EMPLOYEE CLASSIFICATION IN THE GIG ECONOMY
Department of Labor Issues New Rule Regarding Employee Classification
Over the last several years the gig economy has brought the issue of employee classification to the forefront of the national agenda. Impacts of COVID-19 on the economy and, in particular, this sector of the work force have heightened the importance of this issue.
On Wednesday, January 6, 2021, the Department of Labor (“DOL”) issued a new rule regarding Independent Contractor Status under the Fair Labor Standards Act (“FLSA”). The Rule is set to take effect on March 8, 2021. The current administration asserts the Rule provides clarity in this complicated area while “respecting” the entrepreneurial interests of those who do not wish to be employees. Explaining that “independent contractors are workers who, as a matter of economic reality, are in business for themselves as opposed to being economically dependent on the potential employer for work.”
The new Rule lays out a five-part test, primarily based on the so-called “economic reality” of the relationship between the parties. It establishes two “core” factors on which the analysis turns:
(1) the nature and degree of control over the work; and,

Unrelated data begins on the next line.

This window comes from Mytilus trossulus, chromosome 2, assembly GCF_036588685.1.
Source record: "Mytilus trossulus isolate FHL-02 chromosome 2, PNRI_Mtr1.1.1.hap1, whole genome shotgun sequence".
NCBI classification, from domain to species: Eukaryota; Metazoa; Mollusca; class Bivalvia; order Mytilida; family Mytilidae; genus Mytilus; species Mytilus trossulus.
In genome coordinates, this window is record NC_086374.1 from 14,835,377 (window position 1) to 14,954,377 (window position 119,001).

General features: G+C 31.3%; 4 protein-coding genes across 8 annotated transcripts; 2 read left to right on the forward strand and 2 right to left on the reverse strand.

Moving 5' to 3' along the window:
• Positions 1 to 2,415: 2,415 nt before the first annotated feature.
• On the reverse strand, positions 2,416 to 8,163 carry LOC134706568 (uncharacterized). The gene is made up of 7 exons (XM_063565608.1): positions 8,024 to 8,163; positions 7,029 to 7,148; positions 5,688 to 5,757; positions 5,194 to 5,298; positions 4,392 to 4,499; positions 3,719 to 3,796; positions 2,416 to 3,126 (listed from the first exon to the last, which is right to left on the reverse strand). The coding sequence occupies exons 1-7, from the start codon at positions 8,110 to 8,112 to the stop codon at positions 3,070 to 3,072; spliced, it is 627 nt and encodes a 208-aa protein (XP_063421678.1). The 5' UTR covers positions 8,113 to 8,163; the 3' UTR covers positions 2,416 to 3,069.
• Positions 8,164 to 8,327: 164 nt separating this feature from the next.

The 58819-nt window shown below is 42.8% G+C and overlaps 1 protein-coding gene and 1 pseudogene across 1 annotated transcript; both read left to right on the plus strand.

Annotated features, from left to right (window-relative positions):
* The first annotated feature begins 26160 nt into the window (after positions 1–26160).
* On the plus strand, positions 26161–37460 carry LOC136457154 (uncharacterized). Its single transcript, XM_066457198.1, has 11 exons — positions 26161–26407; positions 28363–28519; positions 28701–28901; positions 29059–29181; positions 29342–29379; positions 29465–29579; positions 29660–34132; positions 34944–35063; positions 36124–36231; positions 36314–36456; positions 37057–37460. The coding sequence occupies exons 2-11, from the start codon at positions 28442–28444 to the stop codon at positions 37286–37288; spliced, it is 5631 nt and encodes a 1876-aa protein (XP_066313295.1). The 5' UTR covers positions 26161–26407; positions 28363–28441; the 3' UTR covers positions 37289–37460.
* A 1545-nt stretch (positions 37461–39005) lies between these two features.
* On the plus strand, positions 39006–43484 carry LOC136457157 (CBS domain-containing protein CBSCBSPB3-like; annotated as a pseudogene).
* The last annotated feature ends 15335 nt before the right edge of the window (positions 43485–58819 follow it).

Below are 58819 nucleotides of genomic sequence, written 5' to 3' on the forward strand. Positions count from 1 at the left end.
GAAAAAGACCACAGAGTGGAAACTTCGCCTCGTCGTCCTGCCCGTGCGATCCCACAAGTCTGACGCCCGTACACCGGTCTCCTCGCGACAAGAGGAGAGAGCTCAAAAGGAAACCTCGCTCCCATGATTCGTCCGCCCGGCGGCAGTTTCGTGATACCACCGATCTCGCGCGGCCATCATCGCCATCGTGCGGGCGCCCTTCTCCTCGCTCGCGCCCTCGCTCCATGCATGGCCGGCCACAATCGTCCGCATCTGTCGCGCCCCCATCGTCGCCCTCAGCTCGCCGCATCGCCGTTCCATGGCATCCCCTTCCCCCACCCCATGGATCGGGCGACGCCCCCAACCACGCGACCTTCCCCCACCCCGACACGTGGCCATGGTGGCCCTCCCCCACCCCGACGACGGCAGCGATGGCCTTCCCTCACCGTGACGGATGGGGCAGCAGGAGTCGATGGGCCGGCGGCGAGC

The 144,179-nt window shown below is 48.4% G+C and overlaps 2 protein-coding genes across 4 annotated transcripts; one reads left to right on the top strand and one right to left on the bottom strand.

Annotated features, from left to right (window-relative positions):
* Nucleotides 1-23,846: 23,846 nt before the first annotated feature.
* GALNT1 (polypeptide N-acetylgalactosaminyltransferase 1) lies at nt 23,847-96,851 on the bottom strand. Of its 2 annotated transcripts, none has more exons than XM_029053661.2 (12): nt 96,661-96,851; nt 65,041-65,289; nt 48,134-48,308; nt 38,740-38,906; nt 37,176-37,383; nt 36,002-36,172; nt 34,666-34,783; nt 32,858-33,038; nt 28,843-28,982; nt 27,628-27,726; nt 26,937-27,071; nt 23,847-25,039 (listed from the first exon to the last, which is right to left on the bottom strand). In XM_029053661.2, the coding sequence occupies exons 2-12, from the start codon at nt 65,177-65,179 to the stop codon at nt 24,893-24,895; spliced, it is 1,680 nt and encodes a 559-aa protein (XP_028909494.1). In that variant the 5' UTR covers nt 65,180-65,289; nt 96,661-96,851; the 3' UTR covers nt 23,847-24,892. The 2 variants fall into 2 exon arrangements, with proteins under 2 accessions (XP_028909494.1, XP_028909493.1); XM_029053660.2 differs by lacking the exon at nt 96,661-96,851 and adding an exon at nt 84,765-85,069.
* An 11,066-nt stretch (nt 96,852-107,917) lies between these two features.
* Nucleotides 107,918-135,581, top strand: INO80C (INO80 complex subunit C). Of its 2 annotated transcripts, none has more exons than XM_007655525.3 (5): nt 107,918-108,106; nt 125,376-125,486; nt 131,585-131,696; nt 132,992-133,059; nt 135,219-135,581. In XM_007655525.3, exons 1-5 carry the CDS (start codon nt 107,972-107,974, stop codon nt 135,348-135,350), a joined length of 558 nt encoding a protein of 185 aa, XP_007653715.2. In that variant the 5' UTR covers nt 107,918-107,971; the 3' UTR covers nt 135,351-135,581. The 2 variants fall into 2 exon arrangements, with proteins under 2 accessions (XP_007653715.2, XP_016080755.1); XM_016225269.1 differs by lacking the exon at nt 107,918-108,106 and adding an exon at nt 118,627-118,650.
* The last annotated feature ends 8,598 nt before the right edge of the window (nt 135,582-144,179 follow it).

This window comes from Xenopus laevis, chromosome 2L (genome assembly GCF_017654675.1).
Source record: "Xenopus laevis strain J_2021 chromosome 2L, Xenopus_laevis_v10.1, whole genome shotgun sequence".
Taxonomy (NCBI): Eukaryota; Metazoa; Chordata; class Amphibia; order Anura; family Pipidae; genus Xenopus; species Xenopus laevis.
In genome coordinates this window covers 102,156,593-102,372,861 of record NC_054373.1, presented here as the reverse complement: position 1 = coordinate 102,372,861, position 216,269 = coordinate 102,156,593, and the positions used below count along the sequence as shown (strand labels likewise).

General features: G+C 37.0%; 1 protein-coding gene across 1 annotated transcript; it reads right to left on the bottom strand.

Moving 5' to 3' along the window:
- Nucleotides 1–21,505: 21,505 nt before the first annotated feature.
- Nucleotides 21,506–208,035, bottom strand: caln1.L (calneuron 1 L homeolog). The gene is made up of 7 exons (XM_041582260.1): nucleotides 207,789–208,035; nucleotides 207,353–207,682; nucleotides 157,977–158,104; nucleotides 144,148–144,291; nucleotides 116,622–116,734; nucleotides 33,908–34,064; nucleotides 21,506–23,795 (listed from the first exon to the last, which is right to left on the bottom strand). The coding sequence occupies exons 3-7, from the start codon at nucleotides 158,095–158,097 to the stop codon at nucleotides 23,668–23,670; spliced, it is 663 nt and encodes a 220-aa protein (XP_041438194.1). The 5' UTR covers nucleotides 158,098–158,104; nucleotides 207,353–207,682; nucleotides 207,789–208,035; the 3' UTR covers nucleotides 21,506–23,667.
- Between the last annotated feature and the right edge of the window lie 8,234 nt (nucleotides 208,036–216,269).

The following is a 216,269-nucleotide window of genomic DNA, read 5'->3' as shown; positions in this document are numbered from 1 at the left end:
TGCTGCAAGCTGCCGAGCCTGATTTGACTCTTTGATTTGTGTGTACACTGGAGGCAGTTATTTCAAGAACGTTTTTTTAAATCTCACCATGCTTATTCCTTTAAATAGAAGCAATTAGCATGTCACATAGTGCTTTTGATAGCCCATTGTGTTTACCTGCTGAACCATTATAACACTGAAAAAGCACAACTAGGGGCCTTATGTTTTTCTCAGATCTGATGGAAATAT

(2) the worker’s opportunity for profit or loss based on initiative and/or investment.
The DOL asserted it focused on these factors because they are “the most probative of whether workers are economically dependent on someone else’s business or are in business for themselves.” There are three additional factors that may provide guidance when the first two do not indicate a clear determination. They are:
(3) the amount of skill required for the work,
(4) degree of permanence of the relationship, and
(5) whether the work is part of an integrated unit of production.
The DOL made clear that the actual practice between the parties is more probative than a contract or theoretical possibility, likely meaning how the relationship is in fact carried out will be of significance in these assessments, not just the parameters of the parties’ contract.
The DOL received 1800 comments concerning this new Rule. Some labor unions opposed the new Rule and some who commented even asserted it was not within the Department’s authority to issue such a rule. Given the Rule’s effective date and the change in administration, employers, including nonprofits who rely on independent contractors, should continue to monitor whether this new Rule remains as is or faces further changes in the coming months or years. The Biden administration could delay its implementation or even attempt to change the Rule, though it would have to go through the formal rulemaking process including notice and comment. Though this is yet to be known, it is likely 2021 will continue to see further developments in this area of the law.
As always, if you have questions regarding your workforce and employee classification, it is best to consult with legal counsel. Misclassification of workers can be costly to an organization, including tax liabilities, costs of benefits, and overtime and wage payments. To learn more about this issue and others impacting nonprofit organizations and their employees, refer to the section of our website dedicated to employment law